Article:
Given China's stated need to nail down new sources of energy around the globe, the approval may come sooner than usual for one of the nation's most important free-market assets. Sinopec is the seventh-largest oil company in the world and last year had revenues of $75 billion.
This reporter recalls, though, that politics in Beijing left investors in Ivanhoe Energy hanging on a costly, dangerous limb for months and months after a scheduled payment was not made due to an unrelated incident in the same industry involving CNOOC, Sinopec's corporate boss.
After six months had passed, the company had to borrow extensively to stay afloat and investors lost a large part of their investment when they sold. The money finally came, but by then the stock had been so badly damaged that it never again climbed to the heights it enjoyed before it hooked up with the Chinese.
In China, there is no one to whom one might appeal such an issue. Moreover, once payments bound for ERHC Energy have begun to pass through Sinopec's treasury, they will be difficult to trace, and if fraud occurs, it will be extremely difficult to prosecute.
While suing ExxonMobil or ChevronTexaco, too, is a difficult and time-consuming proposition of uncertain prospect, suits in Chinese courts or in international courts that would then order Chinese institutions to act are unlikely to prosper.
The simple matter of cracking down on Chinese DVD piracy cost Hollywood studios tens of millions of dollars to fight, and it was years before the government ever acknowledged either the piracy or the liability of Chinese companies in the matter.
Elephants - or giant dragons, if you will - tend to move, as Bob Dylan sang, at their "own chosen speed." ERHC Energy would be wise to require its prospective partner to get approval before a certain date or risk substantial penalties, as the company will be paying interest on borrowed money or selling shares that dilute its holdings if the Shanghai Shuffle starts to play. But who can tell an elephant what to do?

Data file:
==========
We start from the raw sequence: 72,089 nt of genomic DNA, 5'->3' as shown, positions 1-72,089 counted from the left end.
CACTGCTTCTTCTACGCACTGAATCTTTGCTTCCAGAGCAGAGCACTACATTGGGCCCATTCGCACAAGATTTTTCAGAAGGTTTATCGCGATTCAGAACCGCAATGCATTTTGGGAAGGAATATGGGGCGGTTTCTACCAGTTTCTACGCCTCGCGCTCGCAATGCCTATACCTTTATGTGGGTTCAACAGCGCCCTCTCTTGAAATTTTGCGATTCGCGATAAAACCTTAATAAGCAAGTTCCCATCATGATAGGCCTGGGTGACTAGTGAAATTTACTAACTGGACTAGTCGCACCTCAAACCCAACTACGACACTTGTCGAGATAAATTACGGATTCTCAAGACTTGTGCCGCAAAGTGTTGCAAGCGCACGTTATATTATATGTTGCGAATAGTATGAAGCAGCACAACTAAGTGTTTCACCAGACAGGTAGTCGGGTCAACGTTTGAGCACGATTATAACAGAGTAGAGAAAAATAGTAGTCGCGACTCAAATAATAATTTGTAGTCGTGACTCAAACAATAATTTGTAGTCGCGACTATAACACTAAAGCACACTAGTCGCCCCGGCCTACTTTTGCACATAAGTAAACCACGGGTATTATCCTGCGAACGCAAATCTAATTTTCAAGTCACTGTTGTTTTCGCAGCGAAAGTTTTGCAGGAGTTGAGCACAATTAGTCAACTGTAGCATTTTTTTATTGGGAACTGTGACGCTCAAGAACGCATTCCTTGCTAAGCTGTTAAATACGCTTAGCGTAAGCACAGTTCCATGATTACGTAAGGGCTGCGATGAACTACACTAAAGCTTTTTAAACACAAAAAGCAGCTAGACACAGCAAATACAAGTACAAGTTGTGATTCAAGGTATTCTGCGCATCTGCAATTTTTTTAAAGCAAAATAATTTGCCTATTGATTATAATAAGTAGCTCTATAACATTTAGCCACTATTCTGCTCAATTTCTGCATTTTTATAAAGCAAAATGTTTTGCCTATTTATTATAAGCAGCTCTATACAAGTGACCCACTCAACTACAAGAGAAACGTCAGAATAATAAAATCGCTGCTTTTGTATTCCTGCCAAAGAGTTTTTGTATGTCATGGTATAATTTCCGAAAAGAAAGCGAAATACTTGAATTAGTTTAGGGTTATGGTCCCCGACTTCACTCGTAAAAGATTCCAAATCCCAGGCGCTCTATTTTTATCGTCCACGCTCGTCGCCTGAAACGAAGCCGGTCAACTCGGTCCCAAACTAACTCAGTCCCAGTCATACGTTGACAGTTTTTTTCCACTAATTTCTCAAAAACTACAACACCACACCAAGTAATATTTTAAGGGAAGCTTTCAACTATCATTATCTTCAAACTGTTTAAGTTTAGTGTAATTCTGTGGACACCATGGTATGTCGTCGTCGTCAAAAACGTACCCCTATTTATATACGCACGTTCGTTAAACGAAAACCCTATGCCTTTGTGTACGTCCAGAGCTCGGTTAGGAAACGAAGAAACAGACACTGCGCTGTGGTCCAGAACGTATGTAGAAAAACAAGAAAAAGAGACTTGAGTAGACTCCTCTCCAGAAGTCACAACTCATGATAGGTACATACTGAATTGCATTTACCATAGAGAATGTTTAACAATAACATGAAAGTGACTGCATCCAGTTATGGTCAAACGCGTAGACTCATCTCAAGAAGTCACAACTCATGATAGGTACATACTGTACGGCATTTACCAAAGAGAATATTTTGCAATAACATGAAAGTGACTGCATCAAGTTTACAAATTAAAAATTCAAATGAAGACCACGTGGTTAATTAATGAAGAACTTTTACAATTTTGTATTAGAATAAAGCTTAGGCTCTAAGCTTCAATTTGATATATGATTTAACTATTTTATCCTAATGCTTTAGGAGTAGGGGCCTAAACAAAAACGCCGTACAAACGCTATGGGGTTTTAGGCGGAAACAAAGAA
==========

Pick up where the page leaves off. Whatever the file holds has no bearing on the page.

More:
Here is Barry Morgan's piece:
JDZ Blocks Lure Sinopec
By Upstream staff
CHINA'S Sinopec has agreed in principle to be operator of Block 2 in Nigeria and Sao Tome's Joint Development Zone (JDZ), writes Barry Morgan.
Sinopec's partners in the block will be ERHC Energy and Addax petroleum.
Pioneer Natural Resources had been offered operatorship of the block, but later withdrew.
In addition to the Block 2 deal, ERHC has signed a memorandum of understanding with Addax covering Block 3, from which Pioneer also withdrew.
It is understood the Nigerian authorities knew of Pioneer's pull out late last year, but gave ERHC time to find a new partner.
Production sharing contracts for most of the JDZ blocks on offer will be signed on 28 February, sources have said.
Negotiations for Block 2 may take longer as Sinopec's plan to join forces with ERHC and Addax Petroleum will need approval from Beijing.
10 February 2006 00:02 GMT | last updated: 10 February 2006 00:02 GMT
The "need for speed" is also a them of Energy Editor Bassey Udo's article in tomorrow's Nigerian Daily Independent:
JMC Demands Speedy Award Of PSCs Licenses
By Bassey Udo
The Joint Ministerial Council (JMC) has directed the Joint Development Authority (JDA) of the Nigeria-Sao Tome Joint Development Zone (JDZ) to speed up negotiations on all Production Sharing Contracts (PSCs) to ensure that all agreements in respect of oil blocs awarded in the 2004 licensing round are signed before the end of the month.
Rising from its 11th meeting held in Abuja, the JMC, which supervises the JDA, reiterated its commitment and determination to pursue the rapid development of the petroleum and other natural resources in the JDZ.
The JMC is made up of the Ministers of Petroleum Resources and other representatives of the two countries involved in the management and development of natural resources at the JDZ, while the JDA is responsible for the administration of the affairs of the JDZ.